Next I call the UI Macro ‘ui_reference’ that I use to make the dropdown list. You can see that it queries the sys_user table for users that are active and are not locked out. Note that we give it the name ‘approver’, this will be used in the processing script.
Finally, I create two buttons. One called ‘OK’, that calls ‘validateApprover()’ and another, ‘Cancel’ that calls ‘onCancel’.
Both functions are in the second section, the client script:

function onCancel() {
// Set cancelled to 'true' so that the server-side doesn't update the record.
var c = gel('cancelled');
c.value = "true";
GlideDialogWindow.get().destroy();
return false;
}

function validateApprover() {
// I don't really want to do stuff on the client side...
GlideDialogWindow.get().destroy();
return true;

}

In the client script section, you see the two functions for the two buttons in the Jelly page.
‘onCancel()’ gets the ‘cancelled’ object that was created in the Jelly page and sets the value to ‘true’ and this stops the server-side code from running. This is followed by ‘GlideDialogWindow.get().destroy();’ which closes the pop-up.
validateApprover() doesn’t really do anything besides closing the pop-up, the ‘cancelled’ object keeps the value ‘false’, which means that the processing script is executed:

if (cancelled == "false" && trim(approver) != '') {
// I do want to do things on the server side though...
var gr = new GlideRecord('sysapproval_approver');
gr.addQuery('sys_id', sid);
gr.query();
while (gr.next()) {
//set approver field to the new approver
gr.approver = approver;
gr.update();
}
response.sendRedirect("sysapproval_approver.do?sys_id=" + sid);
}

else {
// Just redirect to the un-updated approval record
response.sendRedirect("sysapproval_approver.do?sys_id=" + sid);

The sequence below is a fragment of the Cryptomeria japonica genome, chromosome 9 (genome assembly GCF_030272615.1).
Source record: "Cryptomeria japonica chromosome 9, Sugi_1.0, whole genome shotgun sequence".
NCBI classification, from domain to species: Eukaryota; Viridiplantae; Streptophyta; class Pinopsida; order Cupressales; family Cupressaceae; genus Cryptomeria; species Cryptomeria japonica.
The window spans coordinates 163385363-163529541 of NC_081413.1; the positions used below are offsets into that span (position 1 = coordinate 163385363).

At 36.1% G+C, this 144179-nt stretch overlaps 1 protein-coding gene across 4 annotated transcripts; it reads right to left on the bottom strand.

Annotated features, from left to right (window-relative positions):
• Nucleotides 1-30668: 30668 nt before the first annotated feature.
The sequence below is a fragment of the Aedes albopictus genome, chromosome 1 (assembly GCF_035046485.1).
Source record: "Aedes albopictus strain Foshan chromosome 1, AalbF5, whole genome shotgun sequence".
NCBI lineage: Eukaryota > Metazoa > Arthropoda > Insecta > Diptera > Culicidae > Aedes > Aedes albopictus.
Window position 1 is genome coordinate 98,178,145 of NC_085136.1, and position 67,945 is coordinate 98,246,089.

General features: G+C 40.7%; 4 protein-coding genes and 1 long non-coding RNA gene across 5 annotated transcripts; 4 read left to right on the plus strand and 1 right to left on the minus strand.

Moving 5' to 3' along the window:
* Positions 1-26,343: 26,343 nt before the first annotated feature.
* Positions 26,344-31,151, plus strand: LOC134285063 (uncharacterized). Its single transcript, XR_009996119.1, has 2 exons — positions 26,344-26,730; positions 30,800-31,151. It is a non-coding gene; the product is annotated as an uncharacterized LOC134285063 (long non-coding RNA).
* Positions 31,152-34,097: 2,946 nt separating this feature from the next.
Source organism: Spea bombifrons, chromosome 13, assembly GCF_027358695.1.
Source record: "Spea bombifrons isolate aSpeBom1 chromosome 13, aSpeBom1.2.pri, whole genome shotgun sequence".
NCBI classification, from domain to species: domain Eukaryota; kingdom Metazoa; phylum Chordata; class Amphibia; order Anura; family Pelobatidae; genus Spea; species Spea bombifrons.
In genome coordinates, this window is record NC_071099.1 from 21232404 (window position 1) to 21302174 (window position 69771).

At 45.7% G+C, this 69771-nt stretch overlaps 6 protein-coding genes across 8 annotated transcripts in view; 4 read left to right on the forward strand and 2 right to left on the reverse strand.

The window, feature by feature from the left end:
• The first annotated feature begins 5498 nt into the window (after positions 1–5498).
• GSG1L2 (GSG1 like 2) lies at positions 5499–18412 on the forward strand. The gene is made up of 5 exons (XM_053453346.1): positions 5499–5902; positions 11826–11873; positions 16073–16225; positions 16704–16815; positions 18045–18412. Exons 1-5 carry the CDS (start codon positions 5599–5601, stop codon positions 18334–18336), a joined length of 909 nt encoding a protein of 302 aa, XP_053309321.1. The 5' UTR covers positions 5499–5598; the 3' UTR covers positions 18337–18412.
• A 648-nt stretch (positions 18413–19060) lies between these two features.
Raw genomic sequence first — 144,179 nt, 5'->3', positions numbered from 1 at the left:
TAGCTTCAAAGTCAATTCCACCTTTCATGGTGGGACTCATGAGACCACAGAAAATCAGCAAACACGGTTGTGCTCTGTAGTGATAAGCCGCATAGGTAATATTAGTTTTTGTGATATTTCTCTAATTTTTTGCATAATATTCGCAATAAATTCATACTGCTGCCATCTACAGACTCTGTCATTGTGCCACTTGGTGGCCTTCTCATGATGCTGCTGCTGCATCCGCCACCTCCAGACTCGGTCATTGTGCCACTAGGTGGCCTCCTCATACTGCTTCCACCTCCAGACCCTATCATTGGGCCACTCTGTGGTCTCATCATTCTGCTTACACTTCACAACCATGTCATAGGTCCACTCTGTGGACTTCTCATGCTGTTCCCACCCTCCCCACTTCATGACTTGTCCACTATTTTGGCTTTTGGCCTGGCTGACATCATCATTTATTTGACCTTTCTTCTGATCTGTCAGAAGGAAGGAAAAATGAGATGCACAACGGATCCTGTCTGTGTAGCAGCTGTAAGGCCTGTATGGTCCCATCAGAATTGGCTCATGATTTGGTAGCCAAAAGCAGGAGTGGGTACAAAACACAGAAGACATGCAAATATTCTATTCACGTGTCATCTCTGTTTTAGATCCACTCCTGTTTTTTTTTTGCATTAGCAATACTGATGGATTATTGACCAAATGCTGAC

}

So, If ‘cancelled’ is false and the value in the dropdown list is not empty, then the approval record can be updated.
For this the sysapproval_approver table is queried for the record where the sys_id is the one that we stored in ‘sid’.
After that the approver field is set to the value of the ‘approver’ we selected with the ui_reference and the record is updated.

Last but not least, the UI is redirected to the updated sysapproval_approver record.

This is the result: a basic pop-up Glide Dialog Window with a reference field where one can select the approver of choice:

I hope this article was useful for you. Please leave a comment if you have any questions!
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3 Responses to “Creating a pop-up using a GlideDialogWindow”

  1. jwawa Says:

    This seems like it would be a very good blog post, except that most of your code isn’t visible in this blog post, making it difficult to following along.

  2. Edwin van den Berg Says:

    Thank you jwawa, some SN code was playing games with the blogpost code. We used images now, instead of text.

  3. brian Says:

    In need of something like this, tried it out but why when trying to redirect, after selecting the new approvers name and hit submit, it comes up with record not found. Would you know why that would happen ?